I think we can all agree that Data Compression is a great new functionality in SQL Server 2008.  I know many of you have been experimenting with it but there was one little catch I wanted you to be aware of.

When you apply page compression to a table the pages get compressed when they are full but there is an exception as you would have expected.  When you have a heap the newly allocated pages are NOT compressed until you rebuild the table (or remove and reapply compression or add and remove a clustered index) unless you are using BULK INSERT. 

I have added a test script so you can see it with your own eyes.

First the clustered table:

SET NOCOUNT ON
GO

IF  EXISTS (SELECT * FROM sys.objects WHERE object_id = OBJECT_ID(N'[dbo].[myClusteredTable]') AND type in (N'U'))
DROP TABLE [dbo].[myClusteredTable]
GO

SET ANSI_NULLS ON
GO

SET QUOTED_IDENTIFIER ON
GO

SET ANSI_PADDING ON
GO

CREATE TABLE [dbo].[myClusteredTable](
 [ID] [int] IDENTITY(1,1) NOT NULL,
 [TheDate] [date] NOT NULL,
 [TheTime] [time](7) NOT NULL,
 [SomeFiller] [varchar](256) NOT NULL,
 CONSTRAINT [PK_myClusteredTable] PRIMARY KEY CLUSTERED
(
 [ID] ASC
)WITH (PAD_INDEX  = OFF, STATISTICS_NORECOMPUTE  = OFF, IGNORE_DUP_KEY = OFF, ALLOW_ROW_LOCKS  = ON, ALLOW_PAGE_LOCKS  = ON) ON [PRIMARY]
) ON [PRIMARY]

GO

SET ANSI_PADDING OFF
GO

--Add some records to the table with varying length
INSERT INTO dbo.myClusteredTable
 VALUES (SYSDATETIME(), SYSDATETIME(), REPLICATE('W', CEILING(RAND() * 100) + 1))
 
GO 15000

--Check the space used
sp_spaceused myClusteredTable

GO

--Now apply compression
ALTER TABLE [dbo].[myClusteredTable] REBUILD PARTITION = ALL
WITH
(DATA_COMPRESSION = PAGE
)
GO

--Check the space used
sp_spaceused myClusteredTable
GO

--Add some more records to the table
INSERT INTO dbo.myClusteredTable (TheDate, TheTime, SomeFiller)
 SELECT TheDate, TheTime, SomeFiller FROM myClusteredTable
GO

--Check the space used again
sp_spaceused myClusteredTable
GO

DROP TABLE myClusteredTable

As you can see the compression keeps going even when you insert new rows.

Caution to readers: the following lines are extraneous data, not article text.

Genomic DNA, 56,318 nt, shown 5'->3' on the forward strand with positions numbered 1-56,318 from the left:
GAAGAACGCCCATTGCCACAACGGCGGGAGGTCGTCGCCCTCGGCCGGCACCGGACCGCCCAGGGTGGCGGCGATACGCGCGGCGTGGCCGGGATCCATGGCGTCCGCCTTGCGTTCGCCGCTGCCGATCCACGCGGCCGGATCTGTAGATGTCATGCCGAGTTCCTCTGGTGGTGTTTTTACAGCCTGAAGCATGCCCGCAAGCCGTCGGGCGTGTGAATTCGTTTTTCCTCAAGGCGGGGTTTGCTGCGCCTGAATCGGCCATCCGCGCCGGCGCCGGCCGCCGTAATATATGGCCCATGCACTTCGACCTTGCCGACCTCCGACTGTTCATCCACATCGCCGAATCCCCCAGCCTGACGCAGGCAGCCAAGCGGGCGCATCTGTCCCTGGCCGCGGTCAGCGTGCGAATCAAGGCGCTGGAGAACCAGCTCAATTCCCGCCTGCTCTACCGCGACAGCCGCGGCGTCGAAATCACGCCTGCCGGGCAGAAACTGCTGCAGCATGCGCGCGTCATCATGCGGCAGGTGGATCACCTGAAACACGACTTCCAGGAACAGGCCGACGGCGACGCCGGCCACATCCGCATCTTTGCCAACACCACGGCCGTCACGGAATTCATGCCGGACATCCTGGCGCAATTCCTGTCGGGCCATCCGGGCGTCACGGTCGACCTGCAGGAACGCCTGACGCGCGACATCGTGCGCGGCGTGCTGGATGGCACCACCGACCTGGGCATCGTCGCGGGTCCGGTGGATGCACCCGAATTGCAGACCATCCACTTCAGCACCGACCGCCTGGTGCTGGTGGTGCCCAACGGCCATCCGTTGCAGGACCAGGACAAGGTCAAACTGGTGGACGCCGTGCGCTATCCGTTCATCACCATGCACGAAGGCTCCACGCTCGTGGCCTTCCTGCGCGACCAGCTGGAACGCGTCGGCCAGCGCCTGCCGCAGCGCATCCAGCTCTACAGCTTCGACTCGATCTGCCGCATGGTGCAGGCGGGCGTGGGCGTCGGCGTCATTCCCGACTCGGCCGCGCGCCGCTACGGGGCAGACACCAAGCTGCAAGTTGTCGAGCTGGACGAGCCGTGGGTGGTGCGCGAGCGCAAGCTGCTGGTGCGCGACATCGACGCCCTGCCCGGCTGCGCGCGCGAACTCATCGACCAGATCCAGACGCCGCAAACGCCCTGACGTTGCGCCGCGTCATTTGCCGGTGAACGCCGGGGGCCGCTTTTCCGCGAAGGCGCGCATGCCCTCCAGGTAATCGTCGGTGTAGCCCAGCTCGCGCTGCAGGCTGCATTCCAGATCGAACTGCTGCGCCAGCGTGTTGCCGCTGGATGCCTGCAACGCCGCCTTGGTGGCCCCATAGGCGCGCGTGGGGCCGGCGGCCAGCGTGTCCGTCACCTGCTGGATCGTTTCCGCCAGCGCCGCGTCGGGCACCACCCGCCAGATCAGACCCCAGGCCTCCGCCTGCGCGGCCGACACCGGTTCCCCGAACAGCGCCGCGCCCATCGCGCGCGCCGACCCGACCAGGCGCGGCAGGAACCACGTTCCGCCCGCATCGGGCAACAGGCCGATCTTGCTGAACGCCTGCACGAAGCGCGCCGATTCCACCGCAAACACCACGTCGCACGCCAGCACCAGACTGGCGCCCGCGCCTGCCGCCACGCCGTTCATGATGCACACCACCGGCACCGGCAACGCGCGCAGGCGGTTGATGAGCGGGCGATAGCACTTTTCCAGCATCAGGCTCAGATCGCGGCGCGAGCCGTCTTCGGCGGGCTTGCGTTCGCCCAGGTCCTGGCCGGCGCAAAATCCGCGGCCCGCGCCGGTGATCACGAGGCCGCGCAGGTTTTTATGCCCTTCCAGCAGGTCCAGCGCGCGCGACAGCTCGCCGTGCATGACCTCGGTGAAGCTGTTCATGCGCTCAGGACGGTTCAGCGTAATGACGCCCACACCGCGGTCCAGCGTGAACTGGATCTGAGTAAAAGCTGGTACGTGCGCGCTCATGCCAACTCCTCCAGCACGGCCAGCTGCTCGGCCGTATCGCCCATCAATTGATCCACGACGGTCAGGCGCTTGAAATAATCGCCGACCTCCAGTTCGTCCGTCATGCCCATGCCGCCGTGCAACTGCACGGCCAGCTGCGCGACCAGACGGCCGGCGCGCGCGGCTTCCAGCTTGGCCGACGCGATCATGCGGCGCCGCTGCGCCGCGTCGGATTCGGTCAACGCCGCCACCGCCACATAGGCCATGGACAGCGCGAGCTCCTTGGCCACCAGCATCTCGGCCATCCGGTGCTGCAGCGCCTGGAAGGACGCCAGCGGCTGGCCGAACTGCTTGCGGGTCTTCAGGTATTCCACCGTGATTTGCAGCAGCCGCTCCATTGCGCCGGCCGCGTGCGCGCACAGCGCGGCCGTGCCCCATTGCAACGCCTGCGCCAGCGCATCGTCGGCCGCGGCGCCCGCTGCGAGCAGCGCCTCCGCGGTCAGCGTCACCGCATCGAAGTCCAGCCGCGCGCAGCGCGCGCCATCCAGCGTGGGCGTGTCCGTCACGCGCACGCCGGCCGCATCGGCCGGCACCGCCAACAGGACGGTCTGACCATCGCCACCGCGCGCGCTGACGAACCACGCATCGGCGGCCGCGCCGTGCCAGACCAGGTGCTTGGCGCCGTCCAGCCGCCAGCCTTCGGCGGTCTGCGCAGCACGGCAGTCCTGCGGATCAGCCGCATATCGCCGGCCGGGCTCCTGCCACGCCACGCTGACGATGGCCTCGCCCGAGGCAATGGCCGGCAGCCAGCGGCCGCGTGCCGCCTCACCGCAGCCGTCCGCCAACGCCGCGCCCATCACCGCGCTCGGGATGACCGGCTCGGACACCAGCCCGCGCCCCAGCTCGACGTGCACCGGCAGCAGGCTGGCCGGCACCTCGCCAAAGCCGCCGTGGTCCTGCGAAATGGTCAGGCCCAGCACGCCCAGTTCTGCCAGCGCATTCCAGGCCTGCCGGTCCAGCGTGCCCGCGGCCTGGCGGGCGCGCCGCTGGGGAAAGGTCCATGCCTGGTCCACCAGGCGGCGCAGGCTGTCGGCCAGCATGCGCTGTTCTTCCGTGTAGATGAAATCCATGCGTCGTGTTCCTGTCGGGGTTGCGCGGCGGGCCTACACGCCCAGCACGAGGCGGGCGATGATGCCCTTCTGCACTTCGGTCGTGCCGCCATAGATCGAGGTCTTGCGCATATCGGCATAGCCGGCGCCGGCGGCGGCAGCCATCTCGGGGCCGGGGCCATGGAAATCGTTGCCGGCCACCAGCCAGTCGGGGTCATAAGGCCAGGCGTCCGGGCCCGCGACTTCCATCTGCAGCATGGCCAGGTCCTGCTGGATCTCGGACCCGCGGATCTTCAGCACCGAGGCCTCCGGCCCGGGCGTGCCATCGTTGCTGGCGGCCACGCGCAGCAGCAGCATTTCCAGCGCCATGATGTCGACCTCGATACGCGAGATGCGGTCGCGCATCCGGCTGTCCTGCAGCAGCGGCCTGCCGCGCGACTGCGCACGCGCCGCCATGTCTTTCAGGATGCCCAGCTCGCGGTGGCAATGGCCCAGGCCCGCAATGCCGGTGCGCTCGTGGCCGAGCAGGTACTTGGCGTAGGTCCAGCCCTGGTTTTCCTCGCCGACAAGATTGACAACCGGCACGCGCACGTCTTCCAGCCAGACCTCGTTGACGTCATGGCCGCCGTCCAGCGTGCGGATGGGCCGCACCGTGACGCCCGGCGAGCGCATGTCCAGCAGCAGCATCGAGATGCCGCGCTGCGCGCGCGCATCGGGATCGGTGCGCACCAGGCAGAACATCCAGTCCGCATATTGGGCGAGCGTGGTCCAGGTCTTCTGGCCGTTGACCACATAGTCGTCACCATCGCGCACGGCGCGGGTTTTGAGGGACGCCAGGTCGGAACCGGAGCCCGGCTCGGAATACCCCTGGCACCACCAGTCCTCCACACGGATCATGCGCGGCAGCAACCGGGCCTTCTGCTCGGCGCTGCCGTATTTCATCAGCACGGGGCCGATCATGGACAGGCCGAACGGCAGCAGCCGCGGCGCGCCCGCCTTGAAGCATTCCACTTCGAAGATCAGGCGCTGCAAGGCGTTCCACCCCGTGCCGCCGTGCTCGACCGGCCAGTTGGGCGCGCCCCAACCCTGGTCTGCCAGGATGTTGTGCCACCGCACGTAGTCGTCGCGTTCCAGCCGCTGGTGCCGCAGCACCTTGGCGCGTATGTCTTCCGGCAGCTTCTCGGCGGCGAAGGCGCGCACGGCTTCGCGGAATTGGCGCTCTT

But what about the heap?

SET NOCOUNT ON
GO

IF  EXISTS (SELECT * FROM sys.objects WHERE object_id = OBJECT_ID(N'[dbo].[myHeap]') AND type in (N'U'))
DROP TABLE [dbo].[myHeap]
GO

SET ANSI_NULLS ON
GO

SET QUOTED_IDENTIFIER ON
GO

SET ANSI_PADDING ON
GO

CREATE TABLE [dbo].[myHeap](
 [ID] [int] IDENTITY(1,1) NOT NULL,
 [TheDate] [date] NOT NULL,
 [TheTime] [time](7) NOT NULL,
 [SomeFiller] [varchar](256) NOT NULL,
 CONSTRAINT [PK_myHeap] PRIMARY KEY NONCLUSTERED
(
 [ID] ASC
)WITH (PAD_INDEX  = OFF, STATISTICS_NORECOMPUTE  = OFF, IGNORE_DUP_KEY = OFF, ALLOW_ROW_LOCKS  = ON, ALLOW_PAGE_LOCKS  = ON) ON [PRIMARY]
) ON [PRIMARY]

GO

SET ANSI_PADDING OFF
GO

--Add some records to the table with varying length
INSERT INTO dbo.myHeap
 VALUES (SYSDATETIME(), SYSDATETIME(), REPLICATE('W', CEILING(RAND() * 100) + 1))
 
GO 15000

--Check the space used
sp_spaceused myHeap

GO

--Now apply compression
ALTER TABLE [dbo].[myHeap] REBUILD PARTITION = ALL
WITH
(DATA_COMPRESSION = PAGE
)
GO

--Check the space used
sp_spaceused myHeap
GO

--Add some more records to the table
INSERT INTO dbo.myHeap (TheDate, TheTime, SomeFiller)
 SELECT TheDate, TheTime, SomeFiller FROM myHeap
GO

--Check the space used again
sp_spaceused myHeap
GO

--Rebuild the heap?
ALTER TABLE myHeap REBUILD
GO

--Check the space used again
sp_spaceused myHeap
GO

--What about a bulk insert?
BULK INSERT TestDB.dbo.MyHeap
   FROM 'c:\temp\test.txt'
   WITH
      (
   FORMATFILE='c:\temp\myHeap.xml',
   KEEPIDENTITY,
   TABLOCK
      )
GO

--Check the space used again
sp_spaceused myHeap
GO

--Rebuild the heap?
ALTER TABLE myHeap REBUILD
GO

--Check the space used again
sp_spaceused myHeap
GO

--Seems compression was indeed applied with BULK INSERT, go ahead and drop the test table
DROP TABLE myHeap

This was tested on SQL Server 2008 SP1 + CU2 (build 10.0.2714).